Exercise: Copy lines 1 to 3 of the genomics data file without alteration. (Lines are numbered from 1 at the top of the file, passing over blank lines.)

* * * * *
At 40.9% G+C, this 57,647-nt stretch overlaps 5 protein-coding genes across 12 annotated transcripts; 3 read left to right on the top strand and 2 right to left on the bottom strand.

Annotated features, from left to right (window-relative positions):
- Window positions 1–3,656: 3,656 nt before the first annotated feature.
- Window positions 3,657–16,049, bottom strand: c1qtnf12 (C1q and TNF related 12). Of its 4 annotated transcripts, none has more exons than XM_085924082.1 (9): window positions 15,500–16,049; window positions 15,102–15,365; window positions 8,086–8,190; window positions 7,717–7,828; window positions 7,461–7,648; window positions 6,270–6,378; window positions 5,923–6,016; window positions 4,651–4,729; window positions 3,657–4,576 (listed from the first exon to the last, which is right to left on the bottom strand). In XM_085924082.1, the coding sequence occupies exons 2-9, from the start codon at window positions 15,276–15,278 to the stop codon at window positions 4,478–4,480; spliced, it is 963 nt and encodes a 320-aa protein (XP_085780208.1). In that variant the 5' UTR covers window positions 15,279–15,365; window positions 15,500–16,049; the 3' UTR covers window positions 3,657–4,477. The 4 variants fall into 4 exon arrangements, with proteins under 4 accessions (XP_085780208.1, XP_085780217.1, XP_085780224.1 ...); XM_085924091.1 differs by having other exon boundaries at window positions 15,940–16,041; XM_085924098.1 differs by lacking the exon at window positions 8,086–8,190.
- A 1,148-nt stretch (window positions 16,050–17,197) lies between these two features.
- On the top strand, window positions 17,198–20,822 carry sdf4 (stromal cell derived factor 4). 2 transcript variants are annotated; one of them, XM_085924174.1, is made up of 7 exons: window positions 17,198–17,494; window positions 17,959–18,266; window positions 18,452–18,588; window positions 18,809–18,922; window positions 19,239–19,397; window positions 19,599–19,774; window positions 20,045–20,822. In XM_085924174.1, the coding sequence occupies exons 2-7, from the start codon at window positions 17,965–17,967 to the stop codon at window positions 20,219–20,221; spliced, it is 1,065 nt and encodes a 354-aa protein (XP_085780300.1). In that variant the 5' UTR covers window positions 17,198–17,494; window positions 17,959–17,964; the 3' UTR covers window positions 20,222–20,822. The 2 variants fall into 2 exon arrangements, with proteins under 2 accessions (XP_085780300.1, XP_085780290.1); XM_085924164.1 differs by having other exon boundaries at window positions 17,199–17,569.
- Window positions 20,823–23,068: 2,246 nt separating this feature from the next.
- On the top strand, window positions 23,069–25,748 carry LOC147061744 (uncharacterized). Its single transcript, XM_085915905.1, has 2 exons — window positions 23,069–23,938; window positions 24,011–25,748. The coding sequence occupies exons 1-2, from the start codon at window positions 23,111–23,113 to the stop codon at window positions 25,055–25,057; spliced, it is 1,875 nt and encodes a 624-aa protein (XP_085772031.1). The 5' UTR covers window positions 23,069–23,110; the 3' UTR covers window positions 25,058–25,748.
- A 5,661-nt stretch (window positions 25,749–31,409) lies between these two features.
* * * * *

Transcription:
At 40.9% G+C, this 57,647-nt stretch overlaps 5 protein-coding genes across 12 annotated transcripts; 3 read left to right on the top strand and 2 right to left on the bottom strand.

Annotated features, from left to right (window-relative positions):
- Window positions 1–3,656: 3,656 nt before the first annotated feature.